balanced matters atween a peevish a scraigh and a scream to a land of conscience and a love of gain. I milk and honey. There was wee have answered ye now, I trow.' And Duncan Davison-away from his he regarded me with triumph in his mother's knee we bore him, and eye, and we continued our pacing muckle she pled, and sore she and watching.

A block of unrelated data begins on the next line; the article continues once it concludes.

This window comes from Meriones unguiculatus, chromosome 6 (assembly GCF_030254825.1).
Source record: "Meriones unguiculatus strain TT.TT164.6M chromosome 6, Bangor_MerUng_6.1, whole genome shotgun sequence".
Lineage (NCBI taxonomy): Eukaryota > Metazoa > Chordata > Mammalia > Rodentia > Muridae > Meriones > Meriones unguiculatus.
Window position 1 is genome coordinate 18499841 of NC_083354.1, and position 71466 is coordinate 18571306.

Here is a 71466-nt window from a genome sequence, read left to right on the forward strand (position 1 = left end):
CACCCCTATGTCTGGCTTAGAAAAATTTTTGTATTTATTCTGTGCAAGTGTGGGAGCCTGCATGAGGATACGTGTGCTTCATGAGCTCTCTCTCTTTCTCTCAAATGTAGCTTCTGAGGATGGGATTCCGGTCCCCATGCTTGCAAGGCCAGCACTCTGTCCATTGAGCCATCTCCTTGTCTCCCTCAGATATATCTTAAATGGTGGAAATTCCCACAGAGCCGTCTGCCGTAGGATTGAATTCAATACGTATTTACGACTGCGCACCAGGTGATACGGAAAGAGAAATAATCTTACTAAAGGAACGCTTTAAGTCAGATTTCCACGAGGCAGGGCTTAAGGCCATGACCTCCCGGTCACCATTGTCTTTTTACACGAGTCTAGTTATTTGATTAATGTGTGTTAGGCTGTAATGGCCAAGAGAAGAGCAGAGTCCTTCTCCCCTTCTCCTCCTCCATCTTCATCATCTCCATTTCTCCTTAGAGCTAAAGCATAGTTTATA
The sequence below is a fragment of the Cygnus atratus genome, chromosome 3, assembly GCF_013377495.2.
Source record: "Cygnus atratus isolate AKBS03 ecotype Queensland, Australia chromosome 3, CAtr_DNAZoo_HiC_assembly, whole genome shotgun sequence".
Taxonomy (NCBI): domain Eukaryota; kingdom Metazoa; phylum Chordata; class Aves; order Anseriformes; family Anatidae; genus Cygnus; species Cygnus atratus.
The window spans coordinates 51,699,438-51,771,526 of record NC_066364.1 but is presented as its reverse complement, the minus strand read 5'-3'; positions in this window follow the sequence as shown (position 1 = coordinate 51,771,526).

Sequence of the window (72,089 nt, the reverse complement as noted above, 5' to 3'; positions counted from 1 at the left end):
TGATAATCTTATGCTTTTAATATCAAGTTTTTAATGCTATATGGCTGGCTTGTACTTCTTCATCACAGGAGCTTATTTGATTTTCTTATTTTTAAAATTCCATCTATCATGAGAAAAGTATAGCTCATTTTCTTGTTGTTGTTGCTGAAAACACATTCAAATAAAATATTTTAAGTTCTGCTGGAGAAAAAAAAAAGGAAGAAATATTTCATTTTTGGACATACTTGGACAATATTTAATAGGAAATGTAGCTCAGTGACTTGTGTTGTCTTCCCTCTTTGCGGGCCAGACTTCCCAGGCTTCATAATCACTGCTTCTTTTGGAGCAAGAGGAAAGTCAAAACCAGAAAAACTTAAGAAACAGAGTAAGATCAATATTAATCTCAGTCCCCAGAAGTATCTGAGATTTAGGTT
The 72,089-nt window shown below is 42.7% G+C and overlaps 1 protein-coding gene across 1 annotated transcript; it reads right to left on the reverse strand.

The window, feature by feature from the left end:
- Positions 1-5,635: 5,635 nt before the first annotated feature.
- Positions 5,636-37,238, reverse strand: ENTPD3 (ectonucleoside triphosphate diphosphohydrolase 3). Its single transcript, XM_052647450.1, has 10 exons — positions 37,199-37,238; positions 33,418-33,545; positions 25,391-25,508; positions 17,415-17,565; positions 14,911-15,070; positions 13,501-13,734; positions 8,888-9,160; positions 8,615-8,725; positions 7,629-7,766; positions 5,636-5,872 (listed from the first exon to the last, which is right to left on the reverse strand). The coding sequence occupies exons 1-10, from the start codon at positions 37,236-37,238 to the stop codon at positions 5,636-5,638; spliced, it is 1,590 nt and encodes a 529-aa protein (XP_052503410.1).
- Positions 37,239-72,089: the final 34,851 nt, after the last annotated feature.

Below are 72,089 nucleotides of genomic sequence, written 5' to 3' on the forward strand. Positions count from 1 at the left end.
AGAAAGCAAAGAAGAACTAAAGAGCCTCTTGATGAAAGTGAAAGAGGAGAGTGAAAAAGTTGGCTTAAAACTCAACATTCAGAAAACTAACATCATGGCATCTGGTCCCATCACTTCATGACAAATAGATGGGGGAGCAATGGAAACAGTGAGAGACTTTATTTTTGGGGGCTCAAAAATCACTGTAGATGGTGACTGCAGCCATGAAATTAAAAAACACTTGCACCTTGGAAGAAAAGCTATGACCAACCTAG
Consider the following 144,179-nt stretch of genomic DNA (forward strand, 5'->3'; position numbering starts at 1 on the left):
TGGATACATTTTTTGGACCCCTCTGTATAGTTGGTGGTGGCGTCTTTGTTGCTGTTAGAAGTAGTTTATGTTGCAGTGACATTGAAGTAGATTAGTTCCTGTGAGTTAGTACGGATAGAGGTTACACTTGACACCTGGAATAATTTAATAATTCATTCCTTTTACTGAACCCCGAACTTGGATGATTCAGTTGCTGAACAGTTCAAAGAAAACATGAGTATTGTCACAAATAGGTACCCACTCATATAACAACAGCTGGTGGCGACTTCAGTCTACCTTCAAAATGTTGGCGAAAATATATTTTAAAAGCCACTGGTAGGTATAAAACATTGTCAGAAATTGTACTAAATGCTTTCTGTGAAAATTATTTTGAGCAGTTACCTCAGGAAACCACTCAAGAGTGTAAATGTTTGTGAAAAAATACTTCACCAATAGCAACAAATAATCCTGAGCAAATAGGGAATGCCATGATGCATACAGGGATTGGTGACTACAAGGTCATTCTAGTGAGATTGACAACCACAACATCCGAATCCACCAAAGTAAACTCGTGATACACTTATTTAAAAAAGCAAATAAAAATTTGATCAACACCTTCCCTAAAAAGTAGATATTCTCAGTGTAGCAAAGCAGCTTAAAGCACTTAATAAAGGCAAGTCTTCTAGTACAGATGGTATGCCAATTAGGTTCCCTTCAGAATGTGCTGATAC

screamed, and took on as sadly as “ My companion laid his hand on that daft dame did this blessed night. my arm to stay me, and he stood But mark the upshot, man-Davie's looking shoreward, with his lips apart lord of half an island-has slaves to and his matted locks raised from his fan him and to cool his feet--a handcar-like one who sought to catch a some quean or twa to wait on him, flitting sound from a distant place. and dance and sing, and what not • It is but the moving of the seals and had he not fortunately fallen in among the waters after all, I be- with us, he would have been nought lieve ;' said he, and yet I thought better than a long-legged islander, I heard something like the shrill with a penoyless pouch, a naked twang of a woman's tongue--it's a knee-his dinner swimming in seven sound can never be mistaken, and fathoms of sea-brine, and he mendrings in one's ear like hammered ing his net to take it: so ye see, my steel.--But I'll warrant it's that fool- lad, there's muckle gude redounds ish woman's screams, that have left from this traffic.' And having contheir echo in my lug ;-I should like cluded his justification, he renewed now to have a bit of a brush with his watching, and seemed disinclined our cutlasses and cannon, to get rid to engage further in conversation. of such an unsonsie clamour.' I ex- “ It was now drawing towards pressed some suspicion, that much the morning dawn-the moon sank wrong was offered to individual feel- on the western wave--the stars being, in thus tearing their victims vio- gan to fade, and that faint flush of lently from their native place, and silvery light, which precedes the sun, the society of their relatives. He began to shoot upwards from the rubbed his chin, which was black dark-brown summit of an eastern and ripe for the razor ; shrugged up hill. The air was sharp and cold; his trowsers, and answered: “Wrong! and those chill breezes, which usher why ye see there seems to be small in the dawn, carried so much moiswrong in't-every body does with ture with them as rendered rapid the poor and the helpless as they motion needful to keep up animal like-one turns a fisher town into a heat. My comrade, accustomed much furrowed field, and burns the sheds to the balmy and warm evenings of above the people's heads by way of a milder climate, shrunk from my ejectment, and away they sail to rot side, and sheltering himself within a on a foreign shore :-- another, more mass of cable which lay on deck, merciful, turns his farmers' sons into coiled himself up within the folds fusileers, and hounds them away like a snake, and desired me to look abroad with fife and drum, to be shot sharply out on sea and shore; and and stabbed for seveppence a day soon the murmur of profound sleep and a new sark once in the year. told me, that watching was over Now ye see these brown and barren with him. isles, where the crow cannot find a “ As I paced to and fro I heard a worm--where nought green will sound of oars dipping gently in the grow---where all the music ye can water, on the shaded side of the hear is the sough of the storm and isle-I heard once or twice a faint the clang of the sea-mew-yet to low whistle, resembling a sea-bird's these, and to their wretched sheal- scream, and I thought I could diings, the inhabitants cling like the stinguish too the tone of a female weed to the rock, and the heather voice-probably the same which had to the hill. I winna say, we are disturbed my companion. We were their benefactors, seeing we work anchored under the shelter of a headfor our own gain—but if they winna land rock, distant from land a short forsake these unfruitful places, they pistol shot. All at once twelve or ought to be thankful and resigned fifteen boats came past the headland when they get peop!e wise enough to four rowers were in each, and judge for thom, and carry them with nets and mantles lay in the bottom,